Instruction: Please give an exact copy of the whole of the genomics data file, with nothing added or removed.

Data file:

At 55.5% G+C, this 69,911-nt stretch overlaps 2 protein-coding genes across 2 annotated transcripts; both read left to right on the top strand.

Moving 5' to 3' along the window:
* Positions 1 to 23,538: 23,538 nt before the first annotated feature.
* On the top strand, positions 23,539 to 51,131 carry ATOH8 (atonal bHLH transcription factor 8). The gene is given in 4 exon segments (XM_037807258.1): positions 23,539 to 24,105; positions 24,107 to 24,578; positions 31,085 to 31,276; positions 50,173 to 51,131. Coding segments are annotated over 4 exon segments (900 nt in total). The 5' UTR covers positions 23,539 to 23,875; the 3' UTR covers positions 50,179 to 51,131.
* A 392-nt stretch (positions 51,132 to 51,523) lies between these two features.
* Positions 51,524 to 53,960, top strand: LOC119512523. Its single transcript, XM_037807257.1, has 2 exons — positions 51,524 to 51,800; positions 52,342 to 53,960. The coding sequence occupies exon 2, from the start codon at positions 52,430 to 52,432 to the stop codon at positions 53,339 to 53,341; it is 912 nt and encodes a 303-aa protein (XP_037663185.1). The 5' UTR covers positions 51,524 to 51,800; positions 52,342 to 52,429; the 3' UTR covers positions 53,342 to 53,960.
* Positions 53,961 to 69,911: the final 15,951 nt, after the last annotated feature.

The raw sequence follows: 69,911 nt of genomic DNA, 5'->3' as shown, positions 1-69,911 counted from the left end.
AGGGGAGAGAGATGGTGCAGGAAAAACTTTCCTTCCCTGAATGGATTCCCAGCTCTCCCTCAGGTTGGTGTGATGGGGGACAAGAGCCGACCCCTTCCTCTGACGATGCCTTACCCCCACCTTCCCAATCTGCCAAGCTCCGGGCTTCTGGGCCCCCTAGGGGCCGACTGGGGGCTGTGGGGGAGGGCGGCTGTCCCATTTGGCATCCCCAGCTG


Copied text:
At 55.5% G+C, this 69,911-nt stretch overlaps 2 protein-coding genes across 2 annotated transcripts; both read left to right on the top strand.

Moving 5' to 3' along the window:
* Positions 1 to 23,538: 23,538 nt before the first annotated feature.
* On the top strand, positions 23,539 to 51,131 carry ATOH8 (atonal bHLH transcription factor 8). The gene is given in 4 exon segments (XM_037807258.1): positions 23,539 to 24,105; positions 24,107 to 24,578; positions 31,085 to 31,276; positions 50,173 to 51,131. Coding segments are annotated over 4 exon segments (900 nt in total). The 5' UTR covers positions 23,539 to 23,875; the 3' UTR covers positions 50,179 to 51,131.
* A 392-nt stretch (positions 51,132 to 51,523) lies between these two features.
* Positions 51,524 to 53,960, top strand: LOC119512523. Its single transcript, XM_037807257.1, has 2 exons — positions 51,524 to 51,800; positions 52,342 to 53,960. The coding sequence occupies exon 2, from the start codon at positions 52,430 to 52,432 to the stop codon at positions 53,339 to 53,341; it is 912 nt and encodes a 303-aa protein (XP_037663185.1). The 5' UTR covers positions 51,524 to 51,800; positions 52,342 to 52,429; the 3' UTR covers positions 53,342 to 53,960.
* Positions 53,961 to 69,911: the final 15,951 nt, after the last annotated feature.

The raw sequence follows: 69,911 nt of genomic DNA, 5'->3' as shown, positions 1-69,911 counted from the left end.
AGGGGAGAGAGATGGTGCAGGAAAAACTTTCCTTCCCTGAATGGATTCCCAGCTCTCCCTCAGGTTGGTGTGATGGGGGACAAGAGCCGACCCCTTCCTCTGACGATGCCTTACCCCCACCTTCCCAATCTGCCAAGCTCCGGGCTTCTGGGCCCCCTAGGGGCCGACTGGGGGCTGTGGGGGAGGGCGGCTGTCCCATTTGGCATCCCCAGCTG